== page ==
GEOFF MILLER. The Asia-Pacific: Busy Times, Big Choices

A number of recent, current and in prospect events emphasise the importance of clear thinking in regard to Australia’s policy stances in the Asia-Pacific. They include the Trump Administration’s warming to China (despite pre-election rhetoric) especially in regard to trade, where a major deal has been done very quickly, and cooperation in regard to North Korea; the successful “BRI-fest” in Beijing, which was attended by a US delegation, and by our own Trade Minister; the US “Freedom of Navigation” exercise in the South China Sea, the first for a long time and strongly criticised by China; the US request to us to increase our military assistance effort in Afghanistan; and, coming up, the annual meeting of our Foreign and Defence Ministers with their US counterparts; and the annual “Shangri-la” defence dialogue in Singapore, at which this year our Prime Minister is scheduled to deliver the opening address.  

Before either of these last two events Australia is this week being visited by US Senator John McCain, a leading Republican, former Presidential candidate, and current Chairman of the US Senate Armed Services Committee. Senator McCain comes from probably the United States’ most eminent naval family—he himself was a naval aviator, and both his father and grandfather were four-star Admirals, his father having served as CINCPAC.   According to a report in “The Australian” of May 25 he has said that “beefed up naval forces developed by both the US and Australia would jointly target ‘peace through strength’ in the Pacific…to ensure freedom of navigation in the face of China’s increasingly belligerent behaviour”. The report said that “the Pentagon this month endorsed a plan by Senator McCain, known as the Asia Pacific Stability Initiative, to inject $US8 billion over five years into US military strength in Asia”, and that “Senator McCain said Australia would play an enhanced military role in the new US strategy”.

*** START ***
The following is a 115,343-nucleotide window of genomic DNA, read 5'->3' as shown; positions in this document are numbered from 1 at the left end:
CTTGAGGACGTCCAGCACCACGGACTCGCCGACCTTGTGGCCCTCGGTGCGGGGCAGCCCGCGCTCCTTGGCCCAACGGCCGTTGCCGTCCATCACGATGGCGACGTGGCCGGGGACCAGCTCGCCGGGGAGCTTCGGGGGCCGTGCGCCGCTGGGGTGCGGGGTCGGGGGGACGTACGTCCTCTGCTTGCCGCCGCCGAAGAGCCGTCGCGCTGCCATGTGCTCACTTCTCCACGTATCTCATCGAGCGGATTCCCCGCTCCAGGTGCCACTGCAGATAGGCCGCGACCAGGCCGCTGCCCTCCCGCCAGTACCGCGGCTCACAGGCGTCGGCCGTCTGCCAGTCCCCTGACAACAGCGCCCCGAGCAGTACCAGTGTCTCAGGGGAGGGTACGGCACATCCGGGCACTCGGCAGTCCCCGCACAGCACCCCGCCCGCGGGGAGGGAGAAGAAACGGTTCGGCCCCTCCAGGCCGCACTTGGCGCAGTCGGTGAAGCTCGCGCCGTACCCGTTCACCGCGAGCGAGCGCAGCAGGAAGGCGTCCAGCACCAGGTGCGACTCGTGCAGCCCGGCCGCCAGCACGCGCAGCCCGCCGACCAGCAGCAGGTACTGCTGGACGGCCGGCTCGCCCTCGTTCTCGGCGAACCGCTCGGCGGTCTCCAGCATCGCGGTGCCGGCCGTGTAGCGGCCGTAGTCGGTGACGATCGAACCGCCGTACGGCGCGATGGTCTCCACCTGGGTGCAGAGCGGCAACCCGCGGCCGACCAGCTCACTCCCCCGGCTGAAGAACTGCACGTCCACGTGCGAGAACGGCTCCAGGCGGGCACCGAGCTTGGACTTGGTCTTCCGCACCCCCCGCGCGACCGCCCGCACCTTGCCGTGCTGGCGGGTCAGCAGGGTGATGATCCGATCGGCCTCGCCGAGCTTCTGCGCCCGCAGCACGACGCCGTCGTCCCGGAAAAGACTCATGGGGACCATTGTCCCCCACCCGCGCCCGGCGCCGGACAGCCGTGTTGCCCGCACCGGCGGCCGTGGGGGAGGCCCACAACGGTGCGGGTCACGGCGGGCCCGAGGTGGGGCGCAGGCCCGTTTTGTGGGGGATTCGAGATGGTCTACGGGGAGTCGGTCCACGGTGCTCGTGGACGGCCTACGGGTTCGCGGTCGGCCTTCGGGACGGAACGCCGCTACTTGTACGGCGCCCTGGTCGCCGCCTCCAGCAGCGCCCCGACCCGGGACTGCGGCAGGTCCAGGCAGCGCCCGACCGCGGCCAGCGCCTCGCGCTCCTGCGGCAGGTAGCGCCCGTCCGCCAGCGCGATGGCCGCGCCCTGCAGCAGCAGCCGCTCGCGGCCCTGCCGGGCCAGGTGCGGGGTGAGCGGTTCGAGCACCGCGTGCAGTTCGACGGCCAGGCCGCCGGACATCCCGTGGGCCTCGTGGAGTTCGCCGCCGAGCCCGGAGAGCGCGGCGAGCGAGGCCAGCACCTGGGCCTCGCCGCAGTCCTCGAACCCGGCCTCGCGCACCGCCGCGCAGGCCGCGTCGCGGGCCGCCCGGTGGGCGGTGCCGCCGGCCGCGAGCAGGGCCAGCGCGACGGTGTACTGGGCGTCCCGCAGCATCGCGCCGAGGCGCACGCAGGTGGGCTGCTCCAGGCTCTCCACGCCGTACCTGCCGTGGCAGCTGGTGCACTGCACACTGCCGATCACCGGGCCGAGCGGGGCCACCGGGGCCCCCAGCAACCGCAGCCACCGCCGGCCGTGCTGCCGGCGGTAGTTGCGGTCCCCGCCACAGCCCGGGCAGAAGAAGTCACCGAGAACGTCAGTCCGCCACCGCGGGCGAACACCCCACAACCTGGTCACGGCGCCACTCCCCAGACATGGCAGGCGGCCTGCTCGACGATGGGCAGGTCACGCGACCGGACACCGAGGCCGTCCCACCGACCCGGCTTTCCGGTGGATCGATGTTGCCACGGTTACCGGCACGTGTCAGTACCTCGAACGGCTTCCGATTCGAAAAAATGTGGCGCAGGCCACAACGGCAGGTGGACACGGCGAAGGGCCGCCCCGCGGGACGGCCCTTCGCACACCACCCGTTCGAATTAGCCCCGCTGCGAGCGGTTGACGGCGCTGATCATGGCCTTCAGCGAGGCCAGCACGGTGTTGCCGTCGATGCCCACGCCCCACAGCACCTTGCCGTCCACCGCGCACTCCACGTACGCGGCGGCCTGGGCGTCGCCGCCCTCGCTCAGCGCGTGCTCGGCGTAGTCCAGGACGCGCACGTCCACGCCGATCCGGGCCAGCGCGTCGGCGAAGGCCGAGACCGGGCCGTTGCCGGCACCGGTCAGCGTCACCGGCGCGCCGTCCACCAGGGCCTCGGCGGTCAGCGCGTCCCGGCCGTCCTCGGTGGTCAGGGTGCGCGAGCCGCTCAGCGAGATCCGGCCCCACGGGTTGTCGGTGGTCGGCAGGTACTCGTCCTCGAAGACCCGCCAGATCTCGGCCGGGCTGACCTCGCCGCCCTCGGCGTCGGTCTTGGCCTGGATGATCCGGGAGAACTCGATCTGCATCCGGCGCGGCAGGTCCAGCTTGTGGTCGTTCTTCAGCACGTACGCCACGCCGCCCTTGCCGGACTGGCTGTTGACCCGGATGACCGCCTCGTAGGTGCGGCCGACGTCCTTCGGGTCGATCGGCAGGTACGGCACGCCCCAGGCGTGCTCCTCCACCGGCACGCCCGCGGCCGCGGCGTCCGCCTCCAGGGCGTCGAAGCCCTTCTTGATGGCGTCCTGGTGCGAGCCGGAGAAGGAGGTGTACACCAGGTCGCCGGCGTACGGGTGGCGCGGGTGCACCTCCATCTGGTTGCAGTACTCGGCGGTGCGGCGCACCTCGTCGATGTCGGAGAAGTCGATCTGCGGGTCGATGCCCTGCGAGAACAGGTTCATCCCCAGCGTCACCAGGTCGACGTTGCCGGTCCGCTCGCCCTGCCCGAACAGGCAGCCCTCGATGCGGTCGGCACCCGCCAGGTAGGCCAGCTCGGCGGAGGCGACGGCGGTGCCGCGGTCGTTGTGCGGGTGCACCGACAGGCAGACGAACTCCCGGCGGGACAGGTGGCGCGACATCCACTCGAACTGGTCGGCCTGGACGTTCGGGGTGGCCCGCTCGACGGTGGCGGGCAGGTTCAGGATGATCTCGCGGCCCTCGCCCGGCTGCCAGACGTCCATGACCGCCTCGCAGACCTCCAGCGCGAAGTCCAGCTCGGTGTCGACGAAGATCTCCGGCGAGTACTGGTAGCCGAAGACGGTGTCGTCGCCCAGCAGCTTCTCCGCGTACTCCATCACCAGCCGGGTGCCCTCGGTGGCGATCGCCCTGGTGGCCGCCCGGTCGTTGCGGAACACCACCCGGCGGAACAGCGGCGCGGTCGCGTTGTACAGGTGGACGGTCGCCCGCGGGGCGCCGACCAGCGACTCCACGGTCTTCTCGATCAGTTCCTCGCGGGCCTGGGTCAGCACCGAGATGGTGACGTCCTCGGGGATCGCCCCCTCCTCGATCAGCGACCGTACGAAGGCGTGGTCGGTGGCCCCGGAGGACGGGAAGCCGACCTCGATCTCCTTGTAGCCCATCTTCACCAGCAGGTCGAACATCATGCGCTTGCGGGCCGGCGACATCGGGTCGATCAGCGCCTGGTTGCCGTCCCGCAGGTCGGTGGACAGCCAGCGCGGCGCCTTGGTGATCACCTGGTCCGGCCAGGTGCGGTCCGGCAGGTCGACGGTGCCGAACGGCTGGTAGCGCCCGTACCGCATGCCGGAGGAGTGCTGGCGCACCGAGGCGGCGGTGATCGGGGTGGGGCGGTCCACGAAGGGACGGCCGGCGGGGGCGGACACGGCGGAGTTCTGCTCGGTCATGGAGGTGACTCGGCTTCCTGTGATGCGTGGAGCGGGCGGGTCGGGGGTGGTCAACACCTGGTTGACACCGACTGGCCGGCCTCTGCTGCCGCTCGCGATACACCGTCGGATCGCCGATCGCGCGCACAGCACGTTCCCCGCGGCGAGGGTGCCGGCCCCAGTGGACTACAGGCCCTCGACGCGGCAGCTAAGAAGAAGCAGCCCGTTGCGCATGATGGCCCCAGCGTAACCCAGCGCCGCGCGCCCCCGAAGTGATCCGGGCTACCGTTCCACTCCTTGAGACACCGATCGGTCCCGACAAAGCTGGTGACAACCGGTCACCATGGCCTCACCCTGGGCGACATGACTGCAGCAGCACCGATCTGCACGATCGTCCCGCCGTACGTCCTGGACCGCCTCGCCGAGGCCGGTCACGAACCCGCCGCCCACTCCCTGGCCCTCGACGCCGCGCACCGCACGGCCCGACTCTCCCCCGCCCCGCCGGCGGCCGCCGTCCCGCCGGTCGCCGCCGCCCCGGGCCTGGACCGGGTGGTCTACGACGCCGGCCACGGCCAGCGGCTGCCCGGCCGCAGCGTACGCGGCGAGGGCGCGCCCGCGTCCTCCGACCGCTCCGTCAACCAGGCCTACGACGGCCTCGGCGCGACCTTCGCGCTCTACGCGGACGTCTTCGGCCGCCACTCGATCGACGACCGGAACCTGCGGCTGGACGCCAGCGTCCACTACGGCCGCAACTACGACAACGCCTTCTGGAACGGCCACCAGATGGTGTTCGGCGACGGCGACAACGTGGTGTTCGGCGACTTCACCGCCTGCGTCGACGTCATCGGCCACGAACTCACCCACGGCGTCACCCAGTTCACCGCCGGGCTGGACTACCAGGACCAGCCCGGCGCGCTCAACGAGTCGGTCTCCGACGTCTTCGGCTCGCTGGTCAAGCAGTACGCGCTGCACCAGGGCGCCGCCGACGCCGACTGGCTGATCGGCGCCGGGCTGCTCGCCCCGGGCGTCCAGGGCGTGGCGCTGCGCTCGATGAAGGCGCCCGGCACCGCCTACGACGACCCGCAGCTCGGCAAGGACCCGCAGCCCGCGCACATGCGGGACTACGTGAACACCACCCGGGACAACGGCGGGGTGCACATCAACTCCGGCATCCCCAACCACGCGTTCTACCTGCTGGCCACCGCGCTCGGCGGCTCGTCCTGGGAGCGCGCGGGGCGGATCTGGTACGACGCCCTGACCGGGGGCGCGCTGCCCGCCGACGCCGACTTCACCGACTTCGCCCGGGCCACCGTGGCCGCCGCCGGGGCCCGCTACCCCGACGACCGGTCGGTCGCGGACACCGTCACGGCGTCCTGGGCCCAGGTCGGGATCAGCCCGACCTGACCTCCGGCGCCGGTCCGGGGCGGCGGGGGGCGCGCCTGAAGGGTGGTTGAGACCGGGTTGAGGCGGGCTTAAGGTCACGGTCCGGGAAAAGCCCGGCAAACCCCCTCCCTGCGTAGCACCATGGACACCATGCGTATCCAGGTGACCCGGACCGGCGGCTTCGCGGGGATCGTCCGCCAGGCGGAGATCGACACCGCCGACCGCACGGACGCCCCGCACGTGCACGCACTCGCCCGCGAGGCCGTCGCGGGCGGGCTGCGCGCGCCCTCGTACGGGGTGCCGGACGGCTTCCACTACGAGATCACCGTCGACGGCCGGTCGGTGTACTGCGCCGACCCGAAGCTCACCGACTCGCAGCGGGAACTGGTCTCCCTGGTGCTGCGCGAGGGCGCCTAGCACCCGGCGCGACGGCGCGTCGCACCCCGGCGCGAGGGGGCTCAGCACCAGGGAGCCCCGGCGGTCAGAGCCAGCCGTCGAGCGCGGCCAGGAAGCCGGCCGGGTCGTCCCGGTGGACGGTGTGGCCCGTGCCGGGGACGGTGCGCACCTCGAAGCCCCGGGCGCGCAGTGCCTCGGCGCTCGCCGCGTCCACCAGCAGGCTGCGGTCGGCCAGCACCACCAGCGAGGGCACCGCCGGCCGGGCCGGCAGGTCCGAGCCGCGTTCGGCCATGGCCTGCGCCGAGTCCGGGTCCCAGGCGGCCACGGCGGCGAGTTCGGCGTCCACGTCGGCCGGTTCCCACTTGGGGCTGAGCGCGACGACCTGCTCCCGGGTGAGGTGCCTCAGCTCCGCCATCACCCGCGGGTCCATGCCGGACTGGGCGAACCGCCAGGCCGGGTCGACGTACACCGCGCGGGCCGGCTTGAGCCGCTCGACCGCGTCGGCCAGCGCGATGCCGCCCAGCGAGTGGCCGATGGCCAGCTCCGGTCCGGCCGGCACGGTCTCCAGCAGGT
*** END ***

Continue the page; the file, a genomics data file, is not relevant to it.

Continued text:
Senator McCain is of course not a member of the Trump Administration, of aspects of which he has in fact been critical. But he is a very senior American political figure, and presumably will be putting these propositions to Australian interlocutors while here. How should our Government respond? This really raises the question of what Paul Kelly (“Australian”, May 10) called the debate about the ANZUS alliance between “those in government and much of the outside academic and retired diplomatic community”.